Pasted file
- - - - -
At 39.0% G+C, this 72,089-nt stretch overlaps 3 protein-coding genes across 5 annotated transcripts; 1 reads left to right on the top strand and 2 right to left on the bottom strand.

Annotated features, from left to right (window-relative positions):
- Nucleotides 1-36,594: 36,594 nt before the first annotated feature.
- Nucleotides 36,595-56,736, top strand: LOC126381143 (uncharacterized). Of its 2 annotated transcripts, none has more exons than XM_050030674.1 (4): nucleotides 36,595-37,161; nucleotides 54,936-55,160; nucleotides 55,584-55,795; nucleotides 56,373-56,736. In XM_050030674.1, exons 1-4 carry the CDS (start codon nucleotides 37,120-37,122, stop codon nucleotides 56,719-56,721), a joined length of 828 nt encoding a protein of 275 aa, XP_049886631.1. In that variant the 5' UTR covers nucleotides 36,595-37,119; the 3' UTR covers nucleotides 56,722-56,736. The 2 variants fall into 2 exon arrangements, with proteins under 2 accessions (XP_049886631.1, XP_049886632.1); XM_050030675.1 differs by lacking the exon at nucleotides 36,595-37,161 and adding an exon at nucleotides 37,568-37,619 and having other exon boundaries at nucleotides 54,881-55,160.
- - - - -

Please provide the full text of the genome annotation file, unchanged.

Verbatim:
At 39.0% G+C, this 72,089-nt stretch overlaps 3 protein-coding genes across 5 annotated transcripts; 1 reads left to right on the top strand and 2 right to left on the bottom strand.

Annotated features, from left to right (window-relative positions):
- Nucleotides 1-36,594: 36,594 nt before the first annotated feature.
- Nucleotides 36,595-56,736, top strand: LOC126381143 (uncharacterized). Of its 2 annotated transcripts, none has more exons than XM_050030674.1 (4): nucleotides 36,595-37,161; nucleotides 54,936-55,160; nucleotides 55,584-55,795; nucleotides 56,373-56,736. In XM_050030674.1, exons 1-4 carry the CDS (start codon nucleotides 37,120-37,122, stop codon nucleotides 56,719-56,721), a joined length of 828 nt encoding a protein of 275 aa, XP_049886631.1. In that variant the 5' UTR covers nucleotides 36,595-37,119; the 3' UTR covers nucleotides 56,722-56,736. The 2 variants fall into 2 exon arrangements, with proteins under 2 accessions (XP_049886631.1, XP_049886632.1); XM_050030675.1 differs by lacking the exon at nucleotides 36,595-37,161 and adding an exon at nucleotides 37,568-37,619 and having other exon boundaries at nucleotides 54,881-55,160.